Dogs don't like when humans pat them on top of their heads. But note that patting is not the same as stroking. The second is what our fidos love, or what we call dog massages. Then, turning your head away from your canine is another way of saying that your interaction is over. Surprisingly, dogs can understand this action and will eventually go away.

Consequences of Waiting and Not Following a Command

Give rewards and praises when your pup did something good, and learn to block its way when it doesn't follow your command. The good old-fashioned virtues of impulse control and patience are essential to home dogs. But always consider the dog's age and personality when training it.

Some dogs are mellow and extremely submissive, even when they mature. So, these breeds never tire of getting petting from its owner. Whether the fido wants petting, the treat on your hand, or go outside - do not give it until it behaves. Let the dog learn that there are good returns of waiting and consequences in breaking a command.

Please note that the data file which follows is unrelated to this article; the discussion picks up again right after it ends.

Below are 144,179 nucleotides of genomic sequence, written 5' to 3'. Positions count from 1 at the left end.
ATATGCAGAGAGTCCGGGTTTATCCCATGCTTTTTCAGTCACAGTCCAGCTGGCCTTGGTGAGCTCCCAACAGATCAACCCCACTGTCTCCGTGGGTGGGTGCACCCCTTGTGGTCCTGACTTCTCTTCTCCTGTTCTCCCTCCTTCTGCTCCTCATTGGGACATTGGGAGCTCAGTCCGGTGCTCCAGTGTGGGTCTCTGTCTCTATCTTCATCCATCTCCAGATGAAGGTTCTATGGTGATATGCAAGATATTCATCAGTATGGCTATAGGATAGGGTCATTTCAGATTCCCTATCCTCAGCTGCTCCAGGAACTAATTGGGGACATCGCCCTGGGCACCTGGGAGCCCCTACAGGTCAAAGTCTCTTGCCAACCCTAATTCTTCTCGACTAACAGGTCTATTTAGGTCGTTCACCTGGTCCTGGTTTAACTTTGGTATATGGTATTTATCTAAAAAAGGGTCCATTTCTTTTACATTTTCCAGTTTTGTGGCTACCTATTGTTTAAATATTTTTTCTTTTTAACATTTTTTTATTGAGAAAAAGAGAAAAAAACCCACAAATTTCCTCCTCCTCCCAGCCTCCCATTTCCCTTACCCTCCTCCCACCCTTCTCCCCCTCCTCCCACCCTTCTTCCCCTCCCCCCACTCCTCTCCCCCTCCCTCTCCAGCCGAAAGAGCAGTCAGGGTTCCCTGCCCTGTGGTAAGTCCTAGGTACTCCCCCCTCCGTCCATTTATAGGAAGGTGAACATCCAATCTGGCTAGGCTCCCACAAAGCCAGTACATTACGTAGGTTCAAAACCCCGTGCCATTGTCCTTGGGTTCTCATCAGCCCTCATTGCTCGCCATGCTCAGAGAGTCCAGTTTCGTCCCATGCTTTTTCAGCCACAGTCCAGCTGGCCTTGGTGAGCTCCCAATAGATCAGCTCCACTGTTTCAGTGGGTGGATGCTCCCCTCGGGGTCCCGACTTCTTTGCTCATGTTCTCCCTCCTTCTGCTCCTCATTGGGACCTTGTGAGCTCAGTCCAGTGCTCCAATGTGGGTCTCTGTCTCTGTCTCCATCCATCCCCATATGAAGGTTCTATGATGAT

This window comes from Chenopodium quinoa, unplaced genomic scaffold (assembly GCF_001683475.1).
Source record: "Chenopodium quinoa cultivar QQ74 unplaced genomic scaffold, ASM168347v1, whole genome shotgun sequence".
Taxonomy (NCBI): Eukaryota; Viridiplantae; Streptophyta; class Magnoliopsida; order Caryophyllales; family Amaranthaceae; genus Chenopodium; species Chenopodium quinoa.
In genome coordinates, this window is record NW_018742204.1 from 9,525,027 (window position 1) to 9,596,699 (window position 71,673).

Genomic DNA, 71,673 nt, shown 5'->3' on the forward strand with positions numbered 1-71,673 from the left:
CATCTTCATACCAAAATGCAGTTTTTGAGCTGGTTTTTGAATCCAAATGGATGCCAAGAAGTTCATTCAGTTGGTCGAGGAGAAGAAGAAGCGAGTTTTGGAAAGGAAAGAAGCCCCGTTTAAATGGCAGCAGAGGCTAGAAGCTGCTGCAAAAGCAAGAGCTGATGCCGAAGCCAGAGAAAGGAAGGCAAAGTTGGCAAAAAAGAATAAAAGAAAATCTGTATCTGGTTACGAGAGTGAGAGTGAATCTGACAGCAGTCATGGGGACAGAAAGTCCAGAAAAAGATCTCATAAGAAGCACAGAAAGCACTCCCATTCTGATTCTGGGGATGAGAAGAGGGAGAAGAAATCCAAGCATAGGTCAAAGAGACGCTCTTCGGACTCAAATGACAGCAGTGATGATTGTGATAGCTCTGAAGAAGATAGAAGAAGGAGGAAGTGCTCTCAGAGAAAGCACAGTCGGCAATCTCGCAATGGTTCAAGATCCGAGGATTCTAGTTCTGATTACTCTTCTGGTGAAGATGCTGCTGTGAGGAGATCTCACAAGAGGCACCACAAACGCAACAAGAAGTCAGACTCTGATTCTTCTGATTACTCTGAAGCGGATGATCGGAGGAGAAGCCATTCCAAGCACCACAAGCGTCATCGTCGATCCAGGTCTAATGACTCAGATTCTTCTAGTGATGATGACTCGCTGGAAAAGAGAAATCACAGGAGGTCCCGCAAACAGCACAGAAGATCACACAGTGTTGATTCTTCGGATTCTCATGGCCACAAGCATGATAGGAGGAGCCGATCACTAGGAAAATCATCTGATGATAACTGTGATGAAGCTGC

Silence Is A Good Training

Sometimes, the sound of silence is an excellent way to train the behavior of your canine. Unlike humans, chitchats and verbal communication can overstimulate dogs. Too much talking about our dogs can make them feel confused. 

For example, you can never stop a barking dog by shouting "shut up" or "stop." It will only make the situation worse. The louder you get, the more pup will think that you are joining the pack in barking. In this case, it's best to distract the dog through smelly dog treats.